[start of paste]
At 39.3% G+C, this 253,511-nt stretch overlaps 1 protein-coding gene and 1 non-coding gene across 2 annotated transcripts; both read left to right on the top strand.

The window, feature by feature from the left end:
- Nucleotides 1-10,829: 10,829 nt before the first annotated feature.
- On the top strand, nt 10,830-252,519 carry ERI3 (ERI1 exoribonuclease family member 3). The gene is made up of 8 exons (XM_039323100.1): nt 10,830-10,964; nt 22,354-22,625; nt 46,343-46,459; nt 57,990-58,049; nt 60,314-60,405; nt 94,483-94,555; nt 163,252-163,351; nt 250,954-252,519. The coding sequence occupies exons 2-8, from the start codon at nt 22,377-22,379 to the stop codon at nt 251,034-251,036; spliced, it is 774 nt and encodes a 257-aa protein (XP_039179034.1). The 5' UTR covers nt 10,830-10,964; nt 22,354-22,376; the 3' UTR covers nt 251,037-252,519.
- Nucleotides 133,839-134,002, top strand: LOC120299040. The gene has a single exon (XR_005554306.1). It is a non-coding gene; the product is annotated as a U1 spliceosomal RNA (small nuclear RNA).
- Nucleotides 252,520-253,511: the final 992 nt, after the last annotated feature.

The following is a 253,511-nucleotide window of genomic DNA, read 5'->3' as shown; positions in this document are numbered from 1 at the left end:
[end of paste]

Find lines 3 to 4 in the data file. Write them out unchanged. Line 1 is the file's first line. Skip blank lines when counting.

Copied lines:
- Nucleotides 1-10,829: 10,829 nt before the first annotated feature.
- On the top strand, nt 10,830-252,519 carry ERI3 (ERI1 exoribonuclease family member 3). The gene is made up of 8 exons (XM_039323100.1): nt 10,830-10,964; nt 22,354-22,625; nt 46,343-46,459; nt 57,990-58,049; nt 60,314-60,405; nt 94,483-94,555; nt 163,252-163,351; nt 250,954-252,519. The coding sequence occupies exons 2-8, from the start codon at nt 22,377-22,379 to the stop codon at nt 251,034-251,036; spliced, it is 774 nt and encodes a 257-aa protein (XP_039179034.1). The 5' UTR covers nt 10,830-10,964; nt 22,354-22,376; the 3' UTR covers nt 251,037-252,519.